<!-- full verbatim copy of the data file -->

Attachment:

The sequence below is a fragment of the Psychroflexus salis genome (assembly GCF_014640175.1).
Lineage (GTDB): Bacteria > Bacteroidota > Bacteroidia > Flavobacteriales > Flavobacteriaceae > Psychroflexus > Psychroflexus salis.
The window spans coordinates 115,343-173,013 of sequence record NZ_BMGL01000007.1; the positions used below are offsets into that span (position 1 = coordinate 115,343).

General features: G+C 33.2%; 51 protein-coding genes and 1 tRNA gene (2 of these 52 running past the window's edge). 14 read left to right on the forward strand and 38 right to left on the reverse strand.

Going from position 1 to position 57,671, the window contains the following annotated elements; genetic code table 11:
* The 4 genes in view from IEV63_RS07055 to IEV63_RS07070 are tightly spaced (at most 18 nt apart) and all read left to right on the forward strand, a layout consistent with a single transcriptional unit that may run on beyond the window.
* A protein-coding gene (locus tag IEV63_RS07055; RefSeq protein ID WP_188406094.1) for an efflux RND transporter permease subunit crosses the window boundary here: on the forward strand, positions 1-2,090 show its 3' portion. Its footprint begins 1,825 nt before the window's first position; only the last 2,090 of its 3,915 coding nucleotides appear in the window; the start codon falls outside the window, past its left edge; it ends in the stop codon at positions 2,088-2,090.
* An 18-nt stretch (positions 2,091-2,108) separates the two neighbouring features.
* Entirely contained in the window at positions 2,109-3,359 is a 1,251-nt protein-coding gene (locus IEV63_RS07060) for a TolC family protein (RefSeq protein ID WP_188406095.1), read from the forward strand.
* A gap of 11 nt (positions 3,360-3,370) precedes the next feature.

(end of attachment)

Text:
The sequence below is a fragment of the Psychroflexus salis genome (assembly GCF_014640175.1).
Lineage (GTDB): Bacteria > Bacteroidota > Bacteroidia > Flavobacteriales > Flavobacteriaceae > Psychroflexus > Psychroflexus salis.
The window spans coordinates 115,343-173,013 of sequence record NZ_BMGL01000007.1; the positions used below are offsets into that span (position 1 = coordinate 115,343).

General features: G+C 33.2%; 51 protein-coding genes and 1 tRNA gene (2 of these 52 running past the window's edge). 14 read left to right on the forward strand and 38 right to left on the reverse strand.

Going from position 1 to position 57,671, the window contains the following annotated elements; genetic code table 11:
* The 4 genes in view from IEV63_RS07055 to IEV63_RS07070 are tightly spaced (at most 18 nt apart) and all read left to right on the forward strand, a layout consistent with a single transcriptional unit that may run on beyond the window.
* A protein-coding gene (locus tag IEV63_RS07055; RefSeq protein ID WP_188406094.1) for an efflux RND transporter permease subunit crosses the window boundary here: on the forward strand, positions 1-2,090 show its 3' portion. Its footprint begins 1,825 nt before the window's first position; only the last 2,090 of its 3,915 coding nucleotides appear in the window; the start codon falls outside the window, past its left edge; it ends in the stop codon at positions 2,088-2,090.
* An 18-nt stretch (positions 2,091-2,108) separates the two neighbouring features.
* Entirely contained in the window at positions 2,109-3,359 is a 1,251-nt protein-coding gene (locus IEV63_RS07060) for a TolC family protein (RefSeq protein ID WP_188406095.1), read from the forward strand.
* A gap of 11 nt (positions 3,360-3,370) precedes the next feature.